What is NOT grounds for setting aside or voiding a prenuptial agreement:
- A bad bargain, by itself, is not sufficient grounds to challenge prenuptial.
- A bad fiscal bargain that appears unreasonable can still be knowledgeably entered into for the reasons other than insufficient knowledge of assets and income; if an agreement is unreasonable is nonetheless freely entered into, it is still enforceable; and
- The lack of the assistance of counsel is no basis to vacate the agreement.
How can I void a Prenuptial Agreement based on Duress?
WARNING…Duress is not something that can be easily proven in a court of law. The Court looks to the “condition of mind,” at the time of signing the agreement.
There must be substantial competent evidence if duress. It is a very a difficult and intrusive process. The court will consider the parties ages, health, education and financial status at the time you entered into the agreement. You will need testimony from yourself and others. Contracts you entered for the preparations of your wedding. When there contract where entered and whether they could be cancelled. Whether your guests had already begun to arrive at your venue. Evidence of the circumstances surrounding the time you or your spouse began discussing your prenuptial agreement, the timing of signing the agreement and the timing of your wedding. Whether you had sufficient time to seek independent counsel. The court will consider how far away the wedding date was set and whether all other wedding plans were already in the works. You may possibly need expert testimony or testimony from people who were present and “actually remember” the circumstances.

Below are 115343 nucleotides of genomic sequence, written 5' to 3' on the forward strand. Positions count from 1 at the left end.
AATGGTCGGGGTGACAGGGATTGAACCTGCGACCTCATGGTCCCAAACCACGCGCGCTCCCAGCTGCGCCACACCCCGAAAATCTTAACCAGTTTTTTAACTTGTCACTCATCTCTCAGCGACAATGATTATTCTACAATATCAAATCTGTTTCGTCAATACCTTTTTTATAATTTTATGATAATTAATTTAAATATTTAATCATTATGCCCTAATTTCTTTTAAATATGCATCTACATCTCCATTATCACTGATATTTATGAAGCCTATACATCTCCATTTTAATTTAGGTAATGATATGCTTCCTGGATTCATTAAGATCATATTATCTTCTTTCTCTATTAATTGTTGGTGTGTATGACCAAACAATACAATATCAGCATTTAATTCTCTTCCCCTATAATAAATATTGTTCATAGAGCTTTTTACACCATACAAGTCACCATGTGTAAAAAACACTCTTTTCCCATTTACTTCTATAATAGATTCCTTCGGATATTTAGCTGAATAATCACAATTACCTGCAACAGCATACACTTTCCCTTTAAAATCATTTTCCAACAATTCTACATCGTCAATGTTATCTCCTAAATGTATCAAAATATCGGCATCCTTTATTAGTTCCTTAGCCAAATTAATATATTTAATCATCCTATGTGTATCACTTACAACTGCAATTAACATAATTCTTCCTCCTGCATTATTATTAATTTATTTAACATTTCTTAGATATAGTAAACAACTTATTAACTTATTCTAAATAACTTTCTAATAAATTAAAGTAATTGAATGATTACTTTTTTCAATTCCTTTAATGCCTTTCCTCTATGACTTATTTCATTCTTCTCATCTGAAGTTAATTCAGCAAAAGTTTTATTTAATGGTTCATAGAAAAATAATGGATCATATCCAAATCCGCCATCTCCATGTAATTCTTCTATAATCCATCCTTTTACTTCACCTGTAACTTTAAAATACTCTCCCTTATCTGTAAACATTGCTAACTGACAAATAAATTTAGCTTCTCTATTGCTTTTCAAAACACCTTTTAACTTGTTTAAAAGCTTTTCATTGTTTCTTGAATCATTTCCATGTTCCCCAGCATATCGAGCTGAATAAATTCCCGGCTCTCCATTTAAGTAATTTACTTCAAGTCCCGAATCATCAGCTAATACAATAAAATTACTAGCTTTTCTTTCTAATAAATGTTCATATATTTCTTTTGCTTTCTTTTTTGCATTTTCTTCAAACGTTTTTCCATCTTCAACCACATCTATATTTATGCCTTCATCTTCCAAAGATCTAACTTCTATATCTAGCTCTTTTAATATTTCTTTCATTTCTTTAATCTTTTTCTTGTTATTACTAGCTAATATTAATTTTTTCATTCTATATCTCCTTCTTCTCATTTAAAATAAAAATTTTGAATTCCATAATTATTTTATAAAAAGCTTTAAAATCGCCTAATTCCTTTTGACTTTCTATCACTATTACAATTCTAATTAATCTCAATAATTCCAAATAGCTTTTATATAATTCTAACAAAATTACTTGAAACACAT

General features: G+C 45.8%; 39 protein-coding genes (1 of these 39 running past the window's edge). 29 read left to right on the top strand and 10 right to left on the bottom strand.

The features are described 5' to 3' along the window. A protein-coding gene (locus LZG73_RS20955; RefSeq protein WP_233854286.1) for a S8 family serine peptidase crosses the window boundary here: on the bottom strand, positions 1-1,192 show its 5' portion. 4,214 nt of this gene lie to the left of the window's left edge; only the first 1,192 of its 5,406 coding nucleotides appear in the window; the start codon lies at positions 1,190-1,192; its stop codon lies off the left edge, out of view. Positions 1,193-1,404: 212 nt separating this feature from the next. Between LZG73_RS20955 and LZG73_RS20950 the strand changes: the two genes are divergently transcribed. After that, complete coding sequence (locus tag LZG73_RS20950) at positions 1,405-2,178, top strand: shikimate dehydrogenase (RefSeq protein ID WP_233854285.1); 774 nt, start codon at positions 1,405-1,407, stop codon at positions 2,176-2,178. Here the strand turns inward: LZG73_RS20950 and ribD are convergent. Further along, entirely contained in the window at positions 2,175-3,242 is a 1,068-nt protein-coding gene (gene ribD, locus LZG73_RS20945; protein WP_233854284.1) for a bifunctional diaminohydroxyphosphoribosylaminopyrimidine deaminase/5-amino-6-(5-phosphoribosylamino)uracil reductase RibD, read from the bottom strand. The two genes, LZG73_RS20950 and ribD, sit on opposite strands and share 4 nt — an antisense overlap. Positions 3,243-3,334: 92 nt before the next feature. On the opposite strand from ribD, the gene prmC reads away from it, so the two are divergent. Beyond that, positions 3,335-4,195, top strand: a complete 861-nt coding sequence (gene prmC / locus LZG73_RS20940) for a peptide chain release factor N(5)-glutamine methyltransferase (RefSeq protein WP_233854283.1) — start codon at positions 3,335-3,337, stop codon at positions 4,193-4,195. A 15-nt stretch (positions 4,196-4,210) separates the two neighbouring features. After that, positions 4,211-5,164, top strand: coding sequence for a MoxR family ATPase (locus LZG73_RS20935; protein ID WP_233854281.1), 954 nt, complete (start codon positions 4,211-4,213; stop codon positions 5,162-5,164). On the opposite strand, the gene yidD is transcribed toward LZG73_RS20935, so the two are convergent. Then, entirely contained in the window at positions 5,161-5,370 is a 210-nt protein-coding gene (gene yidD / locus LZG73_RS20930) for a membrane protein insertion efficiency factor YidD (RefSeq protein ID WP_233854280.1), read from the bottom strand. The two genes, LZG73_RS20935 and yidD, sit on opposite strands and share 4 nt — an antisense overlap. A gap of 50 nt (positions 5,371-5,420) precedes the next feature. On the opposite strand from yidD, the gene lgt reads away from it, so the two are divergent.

The Court will look at Duress “is a condition of mind produced by an improper external pressure or influence that practically destroys the free agency of a party and causes him to do an act or make a contract not of his own volition.” It is well settled law that proving duress requires two factors: (a) that the act sought to be set aside was effected involuntarily and thus not as an exercise of free choice or will and (b) that this condition of mind was caused by some improper and coercive conduct of the opposite side. Id. In other words duress involves a dual concept of external pressure and internal surrender or loss of volition in response to outside compulsion. Id. As such, the party claiming duress must establish that the effects of the alleged coercive behavior affected their subjective intent to act. Id.
 Casto v. Casto, 508 So. 2d 330 at 333 (Fla. 2nd DCA 1987).
 Casto v. Casto, 508 So. 2d 330 at 333 (Fla. 2nd DCA 1987)
 Parra De Rey v. Rey, 114 So. 3d 371 (Fla. 3rd DCA 2013)(Quoting Francavilla v. Francavilla, 969 So.2d 522, 524–25 (Fla. 4th DCA 2007) Also see Williams v. Williams, 939 So.2d 1154, 1157 (Fla. 2d DCA 2006)).